By Micah Erwin
Paper given at the 39th Saint Louis Conference on Manuscript Studies, held at St. Louis University on October 13, 2012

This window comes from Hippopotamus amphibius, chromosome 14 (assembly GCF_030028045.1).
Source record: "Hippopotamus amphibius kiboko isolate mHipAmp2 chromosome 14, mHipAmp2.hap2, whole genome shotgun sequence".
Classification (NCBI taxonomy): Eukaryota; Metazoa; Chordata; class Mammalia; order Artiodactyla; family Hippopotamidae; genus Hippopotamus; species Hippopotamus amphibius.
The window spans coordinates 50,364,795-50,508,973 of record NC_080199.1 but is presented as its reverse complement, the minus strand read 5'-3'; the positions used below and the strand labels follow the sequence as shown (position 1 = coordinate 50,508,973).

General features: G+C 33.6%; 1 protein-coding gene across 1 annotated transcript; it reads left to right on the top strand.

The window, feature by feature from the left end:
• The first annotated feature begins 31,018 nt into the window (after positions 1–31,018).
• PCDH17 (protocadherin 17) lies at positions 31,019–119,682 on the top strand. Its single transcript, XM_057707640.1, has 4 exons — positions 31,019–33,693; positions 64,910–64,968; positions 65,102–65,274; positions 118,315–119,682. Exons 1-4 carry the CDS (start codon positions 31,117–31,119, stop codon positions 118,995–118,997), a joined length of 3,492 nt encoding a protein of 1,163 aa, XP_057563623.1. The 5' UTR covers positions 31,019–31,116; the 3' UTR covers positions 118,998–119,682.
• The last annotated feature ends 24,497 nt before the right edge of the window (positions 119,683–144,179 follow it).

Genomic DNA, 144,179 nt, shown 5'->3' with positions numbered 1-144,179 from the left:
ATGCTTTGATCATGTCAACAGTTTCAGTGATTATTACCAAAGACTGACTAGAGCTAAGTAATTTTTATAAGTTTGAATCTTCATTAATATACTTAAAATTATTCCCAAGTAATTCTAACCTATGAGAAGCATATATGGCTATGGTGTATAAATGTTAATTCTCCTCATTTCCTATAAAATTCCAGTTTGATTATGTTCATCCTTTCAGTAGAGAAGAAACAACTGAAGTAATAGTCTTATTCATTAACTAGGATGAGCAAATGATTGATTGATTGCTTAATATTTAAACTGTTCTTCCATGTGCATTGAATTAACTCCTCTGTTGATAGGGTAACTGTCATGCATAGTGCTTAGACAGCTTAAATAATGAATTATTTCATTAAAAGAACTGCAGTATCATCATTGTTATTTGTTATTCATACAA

Abstract: Historically, medieval manuscript leaves and fragments have received considerably less attention from academics and librarians than bound codices. Here in the United States institutions that hold rare materials are more likely to have medieval fragments or leaves in their collections than whole volumes. Despite this, little research has been carried out on such objects and even less has been done to survey, arrange, and describe them. Dramatic growth in the use of online social media, image hosting sites, and blogs has opened up a new and potentially fruitful avenue for extracting and sharing information about leaves and fragments. These websites have the capacity to bring together communities of researchers and to enable those communities to study and share images. This paper will argue that while formal institutional websites are useful for highly professional and specialized projects, broader and more popular social media and photo-sharing sites such as Flickr and Facebook offer the potential to provide an easier and more widely accessible platform for exploring (i.e. crowdsourcing) medieval manuscript fragments. Drawing from personal experience and research, I will discuss the benefits and drawbacks of utilizing image hosting websites and online social media to interpret, share, and add value to such objects.